The learned counsel for the appellant, in view of our decision in Assistant Commissioner of Urban Land Tax v. The Buckingham & Carnatic Co.,(1) has not pressed point No. 1 before us. In order to appreciate the other points it is necessary to set out a few facts.

The appellant company are the proprietors of the West End Hotel, Race Course Road, Bangalore. The premises of the hotel comprises a total extent of 19.43 acres or 11,19,168 sq. ft. out of which the building area is 1,05,683 sq. ft.

The entire vacant land, excluding the built area and appurtenant thereof is being made use of for the beneficial enjoyment of the building in the area as garden and lawns.

Pursuant to the powers conferred upon the Municipal Corporation of Bangalore under the Corporation Act, as amended by the 1964 Act, to levy tax on the basis of estimated market value of lands, a notice was issued to the appellant on March 30, 1966 demanding a sum of Rs. 35,717.20 as tax on vacant land. It was stated in the notice that the vacant land, over and above the limit, measuring 89,293 sq.

yds. is assessed at 0.4% of the market value, plus Education Cess, plus Health Cess with effect from April 1, 1965.

Property tax was also demanded on the building of the hotel but no question arises in this case as to its validity. The High Court expressly stated that they were excluding from consideration in this case all contentions of the appellant relating to property tax on buildings. and the appellant was (1) [1970] 1 S. C. R. 268.

505 left to pursue his normal remedies under the Corporation Act regarding the property tax on buildings.

Objections were filed on behalf of the appellant before the Commissioner. The appellant also filed a writ petition under art. 226 of the Constitution challenging s. 99(2)(b) of the Corporation Act, as amended by the 1964 Act, as unconstitutional and void and prayed for other consequential reliefs.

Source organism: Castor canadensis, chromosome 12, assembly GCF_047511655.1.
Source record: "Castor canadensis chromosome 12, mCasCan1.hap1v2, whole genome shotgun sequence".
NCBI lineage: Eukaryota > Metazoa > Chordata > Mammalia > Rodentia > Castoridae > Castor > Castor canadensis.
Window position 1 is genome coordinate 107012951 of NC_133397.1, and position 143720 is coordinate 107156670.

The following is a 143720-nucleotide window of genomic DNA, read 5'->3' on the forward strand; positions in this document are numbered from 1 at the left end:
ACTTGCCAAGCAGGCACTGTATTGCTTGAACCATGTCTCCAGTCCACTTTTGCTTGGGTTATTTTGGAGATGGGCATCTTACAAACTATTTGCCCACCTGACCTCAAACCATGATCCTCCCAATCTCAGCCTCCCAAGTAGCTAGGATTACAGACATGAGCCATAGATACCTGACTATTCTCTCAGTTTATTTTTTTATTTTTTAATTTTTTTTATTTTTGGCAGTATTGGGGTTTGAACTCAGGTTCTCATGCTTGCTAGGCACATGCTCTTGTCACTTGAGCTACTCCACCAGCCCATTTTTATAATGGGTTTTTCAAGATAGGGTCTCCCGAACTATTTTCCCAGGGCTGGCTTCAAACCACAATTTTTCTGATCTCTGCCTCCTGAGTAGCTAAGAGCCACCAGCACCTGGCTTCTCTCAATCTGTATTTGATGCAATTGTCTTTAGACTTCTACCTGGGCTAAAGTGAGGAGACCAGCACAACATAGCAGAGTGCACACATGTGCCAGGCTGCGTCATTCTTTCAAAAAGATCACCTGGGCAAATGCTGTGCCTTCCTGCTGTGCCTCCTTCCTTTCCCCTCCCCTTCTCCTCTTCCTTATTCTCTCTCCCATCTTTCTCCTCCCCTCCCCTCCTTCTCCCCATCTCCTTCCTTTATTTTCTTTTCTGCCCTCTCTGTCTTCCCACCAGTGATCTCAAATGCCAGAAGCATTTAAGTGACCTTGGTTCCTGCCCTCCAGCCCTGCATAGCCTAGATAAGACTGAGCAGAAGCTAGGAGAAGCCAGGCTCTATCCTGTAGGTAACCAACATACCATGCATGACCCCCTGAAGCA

We may now set out the relevant provisions of the Corporation Act, as amended by the 1964 Act. Part III Chapter V of the Corporation Act deals with taxes. Section 97 enumerates taxes and duties which the Corporation may levy and one of the taxes enumerated therein is "a property tax". Section 98(1) requires that before the corporation passes any resolution imposing a tax or duty for the first time it shall direct the commissioner to publish a notice in the Official Gazette and fix a reasonable period not being less than one month from the date of publication for submission of objections. The sub-section further provides that the Corporation may after considering the objections, if any, received within the period specified, determine by resolution to levy the tax or duty and such resolution shall specify the rate at which, the date from which and the period of levy, if any, for which such tax or duty shall be levied. Sub-s. (2) of s. 98 provides that "when the corporation shall have determined to levy any tax or duty for the first time or at a new rate, the commissioner shall forthwith publish a notice in the manner laid down in subsection (1) specifying the date from which, the rate at which and the period of levy, if any, for which such tax or duty shall be levied." Sub-sections (3) and (4) are not relevant for our purpose.

Section 99(1) reads as under: